This Woman and Her Sister Are Taking Solar Energy to the Next Level

This post is part of a series of branded posts sponsored by Verizon. The focus of the series — part of a paid partnership between Verizon and CircleAround — is on women small business owners, and how they are navigating the complexities and challenges of contemporary business, from the pandemic to the economy.

Solar energy is better for our environment, and it can be accessed anywhere in the world thanks to the power of the sun. Today, solar energy is becoming more of a household investment thanks to people like Lauren Carson, who’s been working in the solar industry for over a decade. Her company, Kinect Solar, is one of the fastest-growing renewable energy companies in the world, and Carson shows no signs of slowing down.

While working in Hawaii, Carson learned there was an entire industry for equipment brokering — reselling used materials from various companies. The advantage is that businesses can get industrial equipment at more cost-effective prices, as the products are usually overstock or considered liquidation. 

American solar power offsets over 70 million metric tons of carbon dioxide every year, yet solar energy only accounts for 1.6 percent of total U.S. electricity generation. When Carson first started out, renewable energy was gaining more traction for larger corporations, but the solar equipment market was still relatively untapped.

Based on her experiences, business knowledge, and brokering expertise, Carson launched Kinect Solar in 2015 with her sister, Annie. “I love the solar industry,” Carson said in an interview for EnergyBin. “We are at the beginning of a period of accelerated growth.” 

Her intuition paid off. Between 2015 and 2019, Kinect Solar experienced a growth rate of 2,811 percent with $13.3 million in revenue at the end of that period. All of this came from an initial investment of $10,000, plus a positive reputation with customers and companies across the industry. Thanks to such stats, Kinect was ranked in Inc. magazine's list of the 5,000 fastest-growing private companies in the U.S, and ranked as No. 4 in the energy industry, the No. 2 fastest-growing private business in Austin, and No. 6 in Texas overall. As of 2020, the company has moved up to the 130th spot out of the 5,000 companies listed.

"Being an entrepreneur is about getting to know a market and identifying a problem that needs a solution," Carson told CircleAround. "At the time, there wasn’t an easy way for solar installers to resell solar panels that they no longer needed. Kinect solar was born out of the need to 'Kinect' buyers and sellers of solar panels in the secondary market."

“You have to let it roll off your back,” Carson said in an interview with The Solar Maverick regarding how she stands out in a male-dominated field. “If you hold onto that and think about how it’s setting you back, then I think it starts to become a reality.” She added, “In general, we have a great industry with great people and I have looked at it as a positive.”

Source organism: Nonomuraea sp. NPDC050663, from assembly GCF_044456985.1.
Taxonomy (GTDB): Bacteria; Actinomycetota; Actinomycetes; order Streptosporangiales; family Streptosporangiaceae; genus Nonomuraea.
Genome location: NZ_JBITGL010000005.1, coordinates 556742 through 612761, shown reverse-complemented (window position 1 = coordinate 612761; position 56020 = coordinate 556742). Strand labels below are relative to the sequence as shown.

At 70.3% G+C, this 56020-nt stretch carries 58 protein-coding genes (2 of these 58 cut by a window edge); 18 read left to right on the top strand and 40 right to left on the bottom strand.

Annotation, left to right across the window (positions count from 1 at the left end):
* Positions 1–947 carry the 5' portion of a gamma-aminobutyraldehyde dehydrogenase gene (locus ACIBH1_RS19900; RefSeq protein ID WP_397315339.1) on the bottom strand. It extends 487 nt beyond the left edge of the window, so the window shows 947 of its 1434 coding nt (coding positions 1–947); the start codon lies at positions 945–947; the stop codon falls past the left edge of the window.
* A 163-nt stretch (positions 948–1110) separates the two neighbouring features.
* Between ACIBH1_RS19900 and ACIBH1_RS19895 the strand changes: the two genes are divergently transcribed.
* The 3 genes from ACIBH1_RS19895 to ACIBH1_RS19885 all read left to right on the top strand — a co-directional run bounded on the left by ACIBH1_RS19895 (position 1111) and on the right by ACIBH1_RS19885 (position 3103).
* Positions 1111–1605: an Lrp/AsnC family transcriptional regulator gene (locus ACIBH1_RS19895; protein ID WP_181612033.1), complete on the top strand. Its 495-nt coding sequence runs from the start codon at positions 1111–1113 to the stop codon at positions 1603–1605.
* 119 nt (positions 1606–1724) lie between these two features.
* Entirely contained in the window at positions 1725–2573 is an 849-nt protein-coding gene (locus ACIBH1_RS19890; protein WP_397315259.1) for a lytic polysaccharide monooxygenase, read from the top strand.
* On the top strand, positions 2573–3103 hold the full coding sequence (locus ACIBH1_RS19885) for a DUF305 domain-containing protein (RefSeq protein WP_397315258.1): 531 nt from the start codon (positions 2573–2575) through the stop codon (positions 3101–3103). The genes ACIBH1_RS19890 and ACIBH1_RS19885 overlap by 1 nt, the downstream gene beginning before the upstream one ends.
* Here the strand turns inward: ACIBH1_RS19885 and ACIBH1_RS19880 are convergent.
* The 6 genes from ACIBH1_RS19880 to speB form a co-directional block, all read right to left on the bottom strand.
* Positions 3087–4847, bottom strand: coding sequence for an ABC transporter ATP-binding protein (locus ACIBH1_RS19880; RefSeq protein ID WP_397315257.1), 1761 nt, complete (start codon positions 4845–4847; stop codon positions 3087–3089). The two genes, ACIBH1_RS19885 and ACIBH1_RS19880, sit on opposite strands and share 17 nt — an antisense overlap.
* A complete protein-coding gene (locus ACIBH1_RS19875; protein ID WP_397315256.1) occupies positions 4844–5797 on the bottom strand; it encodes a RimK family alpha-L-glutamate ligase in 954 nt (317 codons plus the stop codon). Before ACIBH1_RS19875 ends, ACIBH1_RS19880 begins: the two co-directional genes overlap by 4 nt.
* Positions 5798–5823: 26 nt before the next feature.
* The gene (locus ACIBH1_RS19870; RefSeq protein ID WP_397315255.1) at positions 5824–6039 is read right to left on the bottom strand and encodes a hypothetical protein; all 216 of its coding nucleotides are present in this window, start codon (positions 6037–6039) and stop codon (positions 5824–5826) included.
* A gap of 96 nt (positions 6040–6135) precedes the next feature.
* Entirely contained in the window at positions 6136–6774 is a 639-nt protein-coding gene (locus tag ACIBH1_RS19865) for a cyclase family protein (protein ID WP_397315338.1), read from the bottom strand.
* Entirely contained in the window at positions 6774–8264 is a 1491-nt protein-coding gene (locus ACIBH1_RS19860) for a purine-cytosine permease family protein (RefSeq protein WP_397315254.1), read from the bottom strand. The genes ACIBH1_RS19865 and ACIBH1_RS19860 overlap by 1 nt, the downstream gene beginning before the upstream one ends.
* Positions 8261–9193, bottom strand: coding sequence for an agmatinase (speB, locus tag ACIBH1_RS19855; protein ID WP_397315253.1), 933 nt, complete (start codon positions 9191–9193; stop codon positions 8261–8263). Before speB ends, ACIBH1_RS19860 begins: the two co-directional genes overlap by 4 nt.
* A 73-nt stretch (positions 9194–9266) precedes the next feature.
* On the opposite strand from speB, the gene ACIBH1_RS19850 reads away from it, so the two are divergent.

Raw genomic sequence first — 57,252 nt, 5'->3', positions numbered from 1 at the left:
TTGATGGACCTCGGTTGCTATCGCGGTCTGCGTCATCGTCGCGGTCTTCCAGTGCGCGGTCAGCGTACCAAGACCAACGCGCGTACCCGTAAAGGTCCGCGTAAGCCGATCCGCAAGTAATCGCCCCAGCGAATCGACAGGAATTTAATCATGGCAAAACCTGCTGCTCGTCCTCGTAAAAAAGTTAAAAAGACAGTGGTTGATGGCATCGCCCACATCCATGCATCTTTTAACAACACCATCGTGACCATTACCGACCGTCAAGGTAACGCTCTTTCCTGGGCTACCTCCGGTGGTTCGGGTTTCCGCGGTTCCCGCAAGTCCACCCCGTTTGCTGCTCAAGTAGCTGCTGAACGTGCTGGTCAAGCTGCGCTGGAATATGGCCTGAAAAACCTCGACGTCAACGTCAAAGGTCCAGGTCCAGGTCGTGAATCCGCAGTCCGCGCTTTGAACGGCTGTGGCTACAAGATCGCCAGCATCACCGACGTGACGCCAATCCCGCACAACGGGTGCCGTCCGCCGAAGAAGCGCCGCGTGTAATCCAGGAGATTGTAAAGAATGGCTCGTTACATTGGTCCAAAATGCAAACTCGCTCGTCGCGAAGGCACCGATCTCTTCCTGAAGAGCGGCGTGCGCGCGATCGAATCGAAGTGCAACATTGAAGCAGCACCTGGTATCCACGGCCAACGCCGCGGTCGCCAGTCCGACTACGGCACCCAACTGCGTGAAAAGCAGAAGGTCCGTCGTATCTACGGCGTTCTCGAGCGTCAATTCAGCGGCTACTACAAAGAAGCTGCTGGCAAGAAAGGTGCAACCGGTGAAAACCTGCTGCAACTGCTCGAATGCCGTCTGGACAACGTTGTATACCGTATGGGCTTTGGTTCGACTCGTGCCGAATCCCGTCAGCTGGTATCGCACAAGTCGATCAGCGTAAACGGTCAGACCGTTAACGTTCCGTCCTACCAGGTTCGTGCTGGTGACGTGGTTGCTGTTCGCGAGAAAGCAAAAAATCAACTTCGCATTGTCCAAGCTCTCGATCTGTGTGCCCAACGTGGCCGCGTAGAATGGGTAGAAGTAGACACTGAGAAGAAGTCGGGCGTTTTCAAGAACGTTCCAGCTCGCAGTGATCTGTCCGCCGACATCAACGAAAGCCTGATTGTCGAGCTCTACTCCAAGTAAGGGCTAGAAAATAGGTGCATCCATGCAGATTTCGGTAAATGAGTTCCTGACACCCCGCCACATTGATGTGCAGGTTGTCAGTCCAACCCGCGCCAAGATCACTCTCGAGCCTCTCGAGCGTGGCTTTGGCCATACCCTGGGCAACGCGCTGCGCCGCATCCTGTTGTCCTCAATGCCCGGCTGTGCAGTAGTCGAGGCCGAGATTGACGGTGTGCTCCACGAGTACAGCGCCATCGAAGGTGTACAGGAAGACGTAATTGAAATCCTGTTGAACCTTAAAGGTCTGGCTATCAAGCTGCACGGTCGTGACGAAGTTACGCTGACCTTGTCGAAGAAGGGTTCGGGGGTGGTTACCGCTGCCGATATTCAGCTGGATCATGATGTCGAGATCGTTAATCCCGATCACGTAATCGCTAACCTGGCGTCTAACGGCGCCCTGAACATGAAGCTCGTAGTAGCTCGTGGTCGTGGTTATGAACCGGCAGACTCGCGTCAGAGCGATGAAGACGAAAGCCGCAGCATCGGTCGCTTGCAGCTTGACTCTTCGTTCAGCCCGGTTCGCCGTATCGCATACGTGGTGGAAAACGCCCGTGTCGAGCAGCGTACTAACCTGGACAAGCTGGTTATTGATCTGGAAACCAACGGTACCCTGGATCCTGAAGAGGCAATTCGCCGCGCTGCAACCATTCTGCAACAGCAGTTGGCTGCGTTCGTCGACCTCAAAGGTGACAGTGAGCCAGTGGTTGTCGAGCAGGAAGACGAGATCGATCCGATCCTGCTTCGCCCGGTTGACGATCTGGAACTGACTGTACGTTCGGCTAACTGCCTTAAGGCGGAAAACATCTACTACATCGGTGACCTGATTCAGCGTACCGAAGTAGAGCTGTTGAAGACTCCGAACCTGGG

From Texas to the South Pacific

Today, Kinect has expanded beyond just brokering deals to importing product, warehousing inventory, and coming up with customized procurement solutions for solar developers to build their projects cost effective. Kinect Solar’s customers can be found within the U.S., Latin America, Asia, and the Caribbean. She and her relatively small team — there are currently less than 20 employees — provided regions in these areas with the chance to build their businesses using solar energy in sustainable ways. Their company matches these businesses with overstock solar equipment, transformers, electrical cable, and power generators. They provide for a variety of businesses, from local installers in Austin to farmers in Belize to hotels in Fiji.

Despite current environmental policies, Carson is still optimistic about the future of solar. “There’s been a massive jump in solar-panel efficiency,” she told The Solar Maverick. “I think there’s still a lot of people sitting on the older wattage panels and I think we’re going to continue to see those prices go down for the more legacy wattage panels.”

Carson is also the CEO of SunLogix Global, a company that focuses on the logistics of getting renewable energy products and equipment to locations around the world.

"Because solar energy is a relatively new industry," Carson told CircleAround, "there is a lot of opportunity for innovation resulting in a lot of entrepreneurs and small businesses in the space."

It’s an exciting time to be part of this industry, and her insights have certainly paid off. As the world becomes more dependent on alternative forms of energy, Carson’s company is only likely to grow faster and pave the way for more female-driven renewable energy partners to come.


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